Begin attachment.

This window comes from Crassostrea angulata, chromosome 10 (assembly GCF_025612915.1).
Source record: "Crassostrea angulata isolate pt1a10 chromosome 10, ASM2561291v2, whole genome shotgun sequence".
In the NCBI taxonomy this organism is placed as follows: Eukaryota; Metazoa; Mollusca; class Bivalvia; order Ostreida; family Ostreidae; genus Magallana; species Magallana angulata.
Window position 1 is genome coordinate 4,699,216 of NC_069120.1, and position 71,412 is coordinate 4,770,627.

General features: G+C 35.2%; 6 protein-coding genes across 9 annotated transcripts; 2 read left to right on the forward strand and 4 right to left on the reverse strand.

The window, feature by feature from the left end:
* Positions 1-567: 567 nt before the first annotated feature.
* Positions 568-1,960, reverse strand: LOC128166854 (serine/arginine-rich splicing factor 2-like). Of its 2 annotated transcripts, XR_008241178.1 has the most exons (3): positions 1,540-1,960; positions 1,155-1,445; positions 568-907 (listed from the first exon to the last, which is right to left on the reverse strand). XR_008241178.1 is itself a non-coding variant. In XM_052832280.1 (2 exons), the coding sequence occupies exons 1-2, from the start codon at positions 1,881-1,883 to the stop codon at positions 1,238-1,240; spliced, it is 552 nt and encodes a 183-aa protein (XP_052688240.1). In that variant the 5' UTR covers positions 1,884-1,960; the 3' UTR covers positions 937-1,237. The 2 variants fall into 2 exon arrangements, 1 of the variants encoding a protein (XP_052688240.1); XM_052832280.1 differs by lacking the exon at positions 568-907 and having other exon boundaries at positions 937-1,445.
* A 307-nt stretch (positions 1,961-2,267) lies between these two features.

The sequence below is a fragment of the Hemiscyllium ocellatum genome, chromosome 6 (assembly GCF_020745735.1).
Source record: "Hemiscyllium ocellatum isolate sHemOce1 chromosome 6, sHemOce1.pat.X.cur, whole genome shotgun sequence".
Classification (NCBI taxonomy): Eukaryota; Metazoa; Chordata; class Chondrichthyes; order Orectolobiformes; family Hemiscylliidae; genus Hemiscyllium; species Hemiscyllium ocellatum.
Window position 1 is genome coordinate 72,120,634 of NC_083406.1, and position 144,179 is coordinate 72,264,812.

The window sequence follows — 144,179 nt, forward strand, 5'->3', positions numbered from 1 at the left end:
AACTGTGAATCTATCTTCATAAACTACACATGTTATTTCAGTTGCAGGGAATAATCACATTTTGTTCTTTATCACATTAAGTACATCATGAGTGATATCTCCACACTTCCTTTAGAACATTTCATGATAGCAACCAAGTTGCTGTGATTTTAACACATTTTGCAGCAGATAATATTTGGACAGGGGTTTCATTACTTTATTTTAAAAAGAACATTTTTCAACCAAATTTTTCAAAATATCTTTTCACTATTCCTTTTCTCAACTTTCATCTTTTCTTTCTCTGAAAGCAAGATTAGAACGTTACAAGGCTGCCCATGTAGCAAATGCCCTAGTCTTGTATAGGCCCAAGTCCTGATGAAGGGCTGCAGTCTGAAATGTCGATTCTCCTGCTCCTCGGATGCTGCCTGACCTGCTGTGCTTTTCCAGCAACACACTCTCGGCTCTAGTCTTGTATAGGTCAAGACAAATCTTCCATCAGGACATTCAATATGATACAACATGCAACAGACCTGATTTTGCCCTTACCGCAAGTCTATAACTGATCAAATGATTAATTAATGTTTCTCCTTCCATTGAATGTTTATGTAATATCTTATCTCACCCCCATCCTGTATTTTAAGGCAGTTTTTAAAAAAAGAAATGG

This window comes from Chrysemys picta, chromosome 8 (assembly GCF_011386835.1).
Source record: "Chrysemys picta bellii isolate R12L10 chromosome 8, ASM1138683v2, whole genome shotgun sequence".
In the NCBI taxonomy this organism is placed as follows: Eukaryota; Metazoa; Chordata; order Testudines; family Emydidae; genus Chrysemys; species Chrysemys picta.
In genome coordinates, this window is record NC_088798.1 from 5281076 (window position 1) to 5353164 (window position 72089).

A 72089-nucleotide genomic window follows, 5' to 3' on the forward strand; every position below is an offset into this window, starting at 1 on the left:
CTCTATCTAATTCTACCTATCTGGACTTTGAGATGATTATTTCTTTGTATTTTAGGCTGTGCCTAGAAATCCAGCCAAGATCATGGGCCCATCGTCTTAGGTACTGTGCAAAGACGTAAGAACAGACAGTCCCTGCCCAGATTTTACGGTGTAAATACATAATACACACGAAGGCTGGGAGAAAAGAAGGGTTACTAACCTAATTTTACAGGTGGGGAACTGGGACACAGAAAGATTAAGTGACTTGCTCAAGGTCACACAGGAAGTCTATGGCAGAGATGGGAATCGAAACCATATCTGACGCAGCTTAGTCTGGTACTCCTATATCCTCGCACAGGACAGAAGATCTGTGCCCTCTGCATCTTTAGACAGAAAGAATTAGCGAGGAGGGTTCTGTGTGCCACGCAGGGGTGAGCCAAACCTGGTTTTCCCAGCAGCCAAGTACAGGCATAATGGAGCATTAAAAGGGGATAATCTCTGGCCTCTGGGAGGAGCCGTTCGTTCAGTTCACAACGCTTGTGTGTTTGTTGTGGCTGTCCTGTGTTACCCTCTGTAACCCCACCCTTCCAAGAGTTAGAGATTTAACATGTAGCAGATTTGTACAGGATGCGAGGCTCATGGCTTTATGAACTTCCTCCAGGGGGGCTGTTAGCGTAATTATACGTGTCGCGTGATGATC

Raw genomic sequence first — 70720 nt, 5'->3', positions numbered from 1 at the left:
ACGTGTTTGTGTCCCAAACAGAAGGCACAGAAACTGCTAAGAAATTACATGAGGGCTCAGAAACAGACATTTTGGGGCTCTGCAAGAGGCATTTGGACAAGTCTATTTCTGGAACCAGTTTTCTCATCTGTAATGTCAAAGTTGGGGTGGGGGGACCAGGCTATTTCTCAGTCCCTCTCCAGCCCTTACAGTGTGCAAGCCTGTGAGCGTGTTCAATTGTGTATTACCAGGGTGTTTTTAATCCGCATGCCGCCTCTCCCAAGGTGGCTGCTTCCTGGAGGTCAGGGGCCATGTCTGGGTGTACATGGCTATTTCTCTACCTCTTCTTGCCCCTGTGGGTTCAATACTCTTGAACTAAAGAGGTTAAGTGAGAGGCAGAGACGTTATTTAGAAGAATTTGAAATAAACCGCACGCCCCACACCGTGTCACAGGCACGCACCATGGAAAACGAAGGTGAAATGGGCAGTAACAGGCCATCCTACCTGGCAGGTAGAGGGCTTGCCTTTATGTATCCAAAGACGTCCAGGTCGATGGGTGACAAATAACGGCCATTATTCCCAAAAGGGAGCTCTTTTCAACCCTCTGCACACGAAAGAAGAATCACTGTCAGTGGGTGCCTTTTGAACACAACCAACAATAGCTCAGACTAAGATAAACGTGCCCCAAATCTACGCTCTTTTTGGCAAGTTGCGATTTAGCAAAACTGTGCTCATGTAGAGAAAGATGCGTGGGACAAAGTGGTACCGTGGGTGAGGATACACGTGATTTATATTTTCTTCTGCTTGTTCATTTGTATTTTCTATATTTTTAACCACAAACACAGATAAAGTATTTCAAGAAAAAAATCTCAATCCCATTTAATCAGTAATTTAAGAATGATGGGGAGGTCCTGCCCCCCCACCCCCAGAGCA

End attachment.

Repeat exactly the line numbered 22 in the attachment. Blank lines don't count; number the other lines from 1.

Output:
Raw genomic sequence first — 70720 nt, 5'->3', positions numbered from 1 at the left: